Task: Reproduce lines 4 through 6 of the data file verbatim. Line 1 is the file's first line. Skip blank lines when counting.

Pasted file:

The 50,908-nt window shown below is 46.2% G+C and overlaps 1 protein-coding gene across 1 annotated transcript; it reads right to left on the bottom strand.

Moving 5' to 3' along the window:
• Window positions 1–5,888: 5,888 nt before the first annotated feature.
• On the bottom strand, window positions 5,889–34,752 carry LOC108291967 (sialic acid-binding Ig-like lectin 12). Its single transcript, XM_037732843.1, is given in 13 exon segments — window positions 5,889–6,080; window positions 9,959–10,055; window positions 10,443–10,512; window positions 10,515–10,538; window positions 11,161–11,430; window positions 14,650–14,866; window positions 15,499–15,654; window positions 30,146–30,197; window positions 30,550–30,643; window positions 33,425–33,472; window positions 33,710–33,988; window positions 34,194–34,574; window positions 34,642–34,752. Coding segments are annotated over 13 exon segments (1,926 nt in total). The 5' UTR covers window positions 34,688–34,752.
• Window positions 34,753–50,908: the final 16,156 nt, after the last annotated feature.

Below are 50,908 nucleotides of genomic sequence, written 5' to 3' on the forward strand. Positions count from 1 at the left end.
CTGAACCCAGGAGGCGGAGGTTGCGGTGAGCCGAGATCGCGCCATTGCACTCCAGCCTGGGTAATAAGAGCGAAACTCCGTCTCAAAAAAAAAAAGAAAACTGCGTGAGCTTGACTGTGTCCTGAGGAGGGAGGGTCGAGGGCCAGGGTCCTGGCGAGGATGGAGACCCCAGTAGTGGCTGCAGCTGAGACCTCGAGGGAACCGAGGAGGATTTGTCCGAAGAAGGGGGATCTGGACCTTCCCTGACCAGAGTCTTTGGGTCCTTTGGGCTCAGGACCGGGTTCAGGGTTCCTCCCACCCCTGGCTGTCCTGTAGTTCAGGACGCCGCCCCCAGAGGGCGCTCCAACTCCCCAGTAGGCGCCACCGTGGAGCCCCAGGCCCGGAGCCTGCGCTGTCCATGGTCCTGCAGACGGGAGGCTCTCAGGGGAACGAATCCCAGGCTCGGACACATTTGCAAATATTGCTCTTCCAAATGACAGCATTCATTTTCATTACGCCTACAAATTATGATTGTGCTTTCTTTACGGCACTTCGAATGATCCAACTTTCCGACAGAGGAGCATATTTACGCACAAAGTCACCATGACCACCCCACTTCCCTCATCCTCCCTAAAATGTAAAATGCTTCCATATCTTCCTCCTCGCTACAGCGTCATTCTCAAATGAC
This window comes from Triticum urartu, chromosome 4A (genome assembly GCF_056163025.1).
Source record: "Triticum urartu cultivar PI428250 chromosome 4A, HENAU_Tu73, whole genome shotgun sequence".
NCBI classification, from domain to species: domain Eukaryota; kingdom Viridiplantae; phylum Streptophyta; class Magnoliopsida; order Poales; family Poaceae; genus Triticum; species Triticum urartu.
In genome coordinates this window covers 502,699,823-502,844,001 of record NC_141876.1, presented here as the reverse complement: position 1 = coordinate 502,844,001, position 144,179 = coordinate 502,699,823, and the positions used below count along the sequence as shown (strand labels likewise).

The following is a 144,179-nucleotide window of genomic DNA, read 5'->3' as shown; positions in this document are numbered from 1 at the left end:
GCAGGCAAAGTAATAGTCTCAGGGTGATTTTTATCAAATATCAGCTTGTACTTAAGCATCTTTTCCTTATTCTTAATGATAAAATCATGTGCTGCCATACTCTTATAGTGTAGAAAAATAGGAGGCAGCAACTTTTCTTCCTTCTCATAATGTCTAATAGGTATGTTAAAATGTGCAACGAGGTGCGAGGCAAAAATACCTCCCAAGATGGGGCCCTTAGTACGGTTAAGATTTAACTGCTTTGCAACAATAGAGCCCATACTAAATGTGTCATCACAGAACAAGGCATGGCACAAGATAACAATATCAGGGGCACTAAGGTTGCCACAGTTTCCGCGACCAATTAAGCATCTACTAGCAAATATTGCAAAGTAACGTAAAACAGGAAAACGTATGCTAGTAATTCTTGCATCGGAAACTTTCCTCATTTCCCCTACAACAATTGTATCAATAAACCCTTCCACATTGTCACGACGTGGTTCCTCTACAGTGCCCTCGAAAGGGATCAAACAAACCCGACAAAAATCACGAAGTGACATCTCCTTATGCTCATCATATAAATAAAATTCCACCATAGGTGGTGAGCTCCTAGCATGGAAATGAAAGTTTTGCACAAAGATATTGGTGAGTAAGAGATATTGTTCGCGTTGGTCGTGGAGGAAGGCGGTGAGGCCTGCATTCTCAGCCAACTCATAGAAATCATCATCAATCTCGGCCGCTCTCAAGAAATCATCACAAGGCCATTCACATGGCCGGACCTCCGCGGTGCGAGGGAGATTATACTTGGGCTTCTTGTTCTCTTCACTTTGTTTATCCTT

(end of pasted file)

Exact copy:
• On the bottom strand, window positions 5,889–34,752 carry LOC108291967 (sialic acid-binding Ig-like lectin 12). Its single transcript, XM_037732843.1, is given in 13 exon segments — window positions 5,889–6,080; window positions 9,959–10,055; window positions 10,443–10,512; window positions 10,515–10,538; window positions 11,161–11,430; window positions 14,650–14,866; window positions 15,499–15,654; window positions 30,146–30,197; window positions 30,550–30,643; window positions 33,425–33,472; window positions 33,710–33,988; window positions 34,194–34,574; window positions 34,642–34,752. Coding segments are annotated over 13 exon segments (1,926 nt in total). The 5' UTR covers window positions 34,688–34,752.
• Window positions 34,753–50,908: the final 16,156 nt, after the last annotated feature.

Below are 50,908 nucleotides of genomic sequence, written 5' to 3' on the forward strand. Positions count from 1 at the left end.